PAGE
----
Alumni

Alumni profile - Hristian Markov

We started discussing how most of the people at university were getting vacation schemes in large part because they had a friend who had already done one and gave them all the dos and don’ts. We thought that was rather unfair and started thinking about how we could level out the playing field. That's how we ended up creating Congrapps - the portal where you can access the successful applications and cover letters of the people who made it to your dream job! 

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Why did you create Congrapps? Launching Congrapps was a bit of a crazy story. My co-founder was working with me at Ardian and he was still applying for vacation schemes and training contracts. He asked me if I could give him my old applications, as I had done two vacation schemes. When he used them to see the right format, what the law firm was about etc, he was successful in both of his job applications. So he came back to me and we started discussing how most of the people at university were getting vacation schemes in large part because they had a friend who had already done one and gave them all the dos and don’ts. We thought that was rather unfair and started thinking about how we could level out the playing field. That's how we ended up creating Congrapps - the portal where you can access the successful applications and cover letters of the people who made it to your dream job! 

Can you tell me about your experiences launching Congrapps and how you fit that in alongside your work at Ardian? Launching Congrapps was no easy task, especially as neither my co-founder nor I had any coding experience. So we adopted a model of "do what you do best and outsource the rest" and we hired a developer. But the project was still ours, so we had to gather our initial base of cover letters, reach out to our networks, sketch designs, do market research, and create a community. Long story short - it was a lot of work, a lot more than we anticipated.

In the meantime, both of us worked full-time jobs. So every day we would wake up at 8:00am, go to the office, perform to the fullest, come back home, switch into a different zone and work until late at night. Every night we had a different problem - something on the website wouldn't work, we had forgotten some pages, we didn't know how to anonymise the applications – we was working two jobs and it was crazy!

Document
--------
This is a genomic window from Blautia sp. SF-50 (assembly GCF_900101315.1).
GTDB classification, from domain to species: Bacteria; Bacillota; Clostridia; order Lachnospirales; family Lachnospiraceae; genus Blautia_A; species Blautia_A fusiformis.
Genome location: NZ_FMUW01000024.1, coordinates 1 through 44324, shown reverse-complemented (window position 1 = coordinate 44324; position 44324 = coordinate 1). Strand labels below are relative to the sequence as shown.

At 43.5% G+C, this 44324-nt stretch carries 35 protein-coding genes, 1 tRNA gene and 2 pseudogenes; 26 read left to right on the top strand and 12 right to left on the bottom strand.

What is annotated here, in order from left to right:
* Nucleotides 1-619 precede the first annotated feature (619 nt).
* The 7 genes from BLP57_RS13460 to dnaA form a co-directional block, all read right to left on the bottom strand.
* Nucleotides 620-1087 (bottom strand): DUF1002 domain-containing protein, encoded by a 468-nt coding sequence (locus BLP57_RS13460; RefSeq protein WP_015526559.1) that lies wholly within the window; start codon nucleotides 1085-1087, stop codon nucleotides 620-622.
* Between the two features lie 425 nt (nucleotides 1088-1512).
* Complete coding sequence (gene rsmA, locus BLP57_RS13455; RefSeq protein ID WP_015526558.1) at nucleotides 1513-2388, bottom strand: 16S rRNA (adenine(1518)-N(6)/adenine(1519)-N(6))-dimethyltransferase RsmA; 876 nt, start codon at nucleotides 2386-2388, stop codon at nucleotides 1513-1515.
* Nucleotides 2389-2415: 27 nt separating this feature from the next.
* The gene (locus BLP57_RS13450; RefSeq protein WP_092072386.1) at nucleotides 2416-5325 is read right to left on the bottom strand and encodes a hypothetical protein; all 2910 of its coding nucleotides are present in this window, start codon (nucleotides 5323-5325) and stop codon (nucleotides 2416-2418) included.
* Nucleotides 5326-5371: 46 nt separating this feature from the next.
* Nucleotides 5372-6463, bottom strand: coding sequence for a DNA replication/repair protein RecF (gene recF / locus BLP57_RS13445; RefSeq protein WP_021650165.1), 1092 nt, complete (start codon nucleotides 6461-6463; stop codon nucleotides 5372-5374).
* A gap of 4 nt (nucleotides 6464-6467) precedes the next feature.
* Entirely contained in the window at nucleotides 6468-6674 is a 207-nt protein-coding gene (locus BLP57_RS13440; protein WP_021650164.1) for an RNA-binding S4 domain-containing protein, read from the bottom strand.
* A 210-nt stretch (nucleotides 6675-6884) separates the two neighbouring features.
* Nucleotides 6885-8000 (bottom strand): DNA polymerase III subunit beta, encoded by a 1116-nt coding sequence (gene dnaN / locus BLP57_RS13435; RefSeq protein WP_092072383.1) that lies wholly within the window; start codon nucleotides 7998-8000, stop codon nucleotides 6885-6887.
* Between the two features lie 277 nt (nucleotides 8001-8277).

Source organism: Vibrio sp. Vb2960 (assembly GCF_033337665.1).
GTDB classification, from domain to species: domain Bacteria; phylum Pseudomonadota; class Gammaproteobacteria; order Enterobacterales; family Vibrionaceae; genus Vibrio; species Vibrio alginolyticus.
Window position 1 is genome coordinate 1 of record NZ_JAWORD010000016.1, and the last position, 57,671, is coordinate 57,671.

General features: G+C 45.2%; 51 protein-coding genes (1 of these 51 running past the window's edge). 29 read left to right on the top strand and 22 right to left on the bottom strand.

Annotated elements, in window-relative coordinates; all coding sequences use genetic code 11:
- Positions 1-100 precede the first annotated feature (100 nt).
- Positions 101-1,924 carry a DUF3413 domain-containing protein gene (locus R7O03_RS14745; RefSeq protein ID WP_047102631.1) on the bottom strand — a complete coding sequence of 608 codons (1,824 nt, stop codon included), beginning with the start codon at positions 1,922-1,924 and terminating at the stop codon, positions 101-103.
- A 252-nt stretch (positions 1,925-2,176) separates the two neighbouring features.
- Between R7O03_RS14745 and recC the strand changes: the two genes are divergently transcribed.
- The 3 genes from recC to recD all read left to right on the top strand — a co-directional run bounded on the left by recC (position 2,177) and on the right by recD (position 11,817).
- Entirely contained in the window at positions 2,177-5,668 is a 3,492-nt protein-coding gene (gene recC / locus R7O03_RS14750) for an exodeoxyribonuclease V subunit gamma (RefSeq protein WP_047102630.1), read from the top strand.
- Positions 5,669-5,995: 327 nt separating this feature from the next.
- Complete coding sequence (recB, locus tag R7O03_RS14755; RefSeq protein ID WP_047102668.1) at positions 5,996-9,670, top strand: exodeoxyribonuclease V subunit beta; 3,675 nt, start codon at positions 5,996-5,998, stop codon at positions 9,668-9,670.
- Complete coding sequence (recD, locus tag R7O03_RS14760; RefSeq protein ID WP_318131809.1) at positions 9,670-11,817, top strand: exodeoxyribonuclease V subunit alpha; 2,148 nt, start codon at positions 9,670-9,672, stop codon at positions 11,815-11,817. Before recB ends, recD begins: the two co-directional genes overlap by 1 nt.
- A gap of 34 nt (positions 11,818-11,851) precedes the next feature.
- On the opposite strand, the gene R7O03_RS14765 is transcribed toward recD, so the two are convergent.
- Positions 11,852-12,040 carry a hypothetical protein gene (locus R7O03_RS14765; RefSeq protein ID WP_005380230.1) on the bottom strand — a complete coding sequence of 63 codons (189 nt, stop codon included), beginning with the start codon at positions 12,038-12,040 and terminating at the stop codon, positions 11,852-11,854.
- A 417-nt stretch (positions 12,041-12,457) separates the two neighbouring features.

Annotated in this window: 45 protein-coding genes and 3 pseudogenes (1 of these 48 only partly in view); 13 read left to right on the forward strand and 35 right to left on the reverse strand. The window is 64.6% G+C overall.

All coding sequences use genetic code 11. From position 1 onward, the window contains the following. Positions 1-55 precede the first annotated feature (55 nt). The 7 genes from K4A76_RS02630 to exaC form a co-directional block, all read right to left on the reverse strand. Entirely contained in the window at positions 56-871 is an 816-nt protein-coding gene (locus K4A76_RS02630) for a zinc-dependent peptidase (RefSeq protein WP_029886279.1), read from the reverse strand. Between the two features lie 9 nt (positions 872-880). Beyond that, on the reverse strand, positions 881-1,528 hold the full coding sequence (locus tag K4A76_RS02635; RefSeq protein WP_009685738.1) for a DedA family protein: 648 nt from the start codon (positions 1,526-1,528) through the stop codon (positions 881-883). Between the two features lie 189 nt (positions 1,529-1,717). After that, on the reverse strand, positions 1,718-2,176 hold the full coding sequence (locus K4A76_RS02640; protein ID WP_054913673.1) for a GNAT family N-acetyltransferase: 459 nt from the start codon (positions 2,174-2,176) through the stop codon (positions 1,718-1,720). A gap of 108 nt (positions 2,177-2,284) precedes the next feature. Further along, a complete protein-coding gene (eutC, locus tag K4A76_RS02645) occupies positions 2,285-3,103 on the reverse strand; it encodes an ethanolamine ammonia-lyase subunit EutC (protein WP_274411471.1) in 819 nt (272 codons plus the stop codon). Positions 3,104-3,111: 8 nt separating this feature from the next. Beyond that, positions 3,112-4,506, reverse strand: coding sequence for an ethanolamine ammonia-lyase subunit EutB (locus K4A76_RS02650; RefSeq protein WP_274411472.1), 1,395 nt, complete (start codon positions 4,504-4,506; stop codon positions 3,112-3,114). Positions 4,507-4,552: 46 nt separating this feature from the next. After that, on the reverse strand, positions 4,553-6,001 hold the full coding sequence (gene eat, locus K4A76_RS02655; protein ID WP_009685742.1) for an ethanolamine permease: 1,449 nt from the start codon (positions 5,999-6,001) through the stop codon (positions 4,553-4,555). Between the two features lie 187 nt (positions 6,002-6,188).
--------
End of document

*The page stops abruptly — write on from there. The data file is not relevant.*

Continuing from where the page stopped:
It was definitely a very hard period, a lot of late nights and not a lot of sleep, but thankfully Queen Mary had given me solid preparation for that with all the long nights studying in the library.

Can you tell me about a key turning point in your career? I guess the turning point in my career was doing a vacation scheme. Ever since first year, I kept hearing that a vacation scheme was a two-way street. I didn't really believe it, I thought that was part of the regular law firm marketing spiel.

It actually was very true for me. I did two vacation schemes - one at Davis Polk and one at Jones Day. Spending two weeks at each law firm was an amazing experience; I was surrounded by great legal minds. I would work (i.e. very minor legal research) in the law firm on big M&A deals but it wasn't right for me. I felt like I had a greater interest in the commercial side. What I was doing felt more like researching legal concepts for somebody else. In fifteen years I wanted to be the person making the business decisions, rather than the solicitor finishing the paperwork and giving legal advice (obviously this is an exaggeration, but that is how I felt back then). 

At this point I became more interested in investments, venture capital, private equity and start-ups.

How did your time studying Law at Queen Mary set you up for your career? Queen Mary is absolutely amazing for building character. You get the perfect balance between supervised time and personal learning. You can manage your own time from a very early stage. This is such an amazing soft skill, which is perhaps cliché, but absolutely true.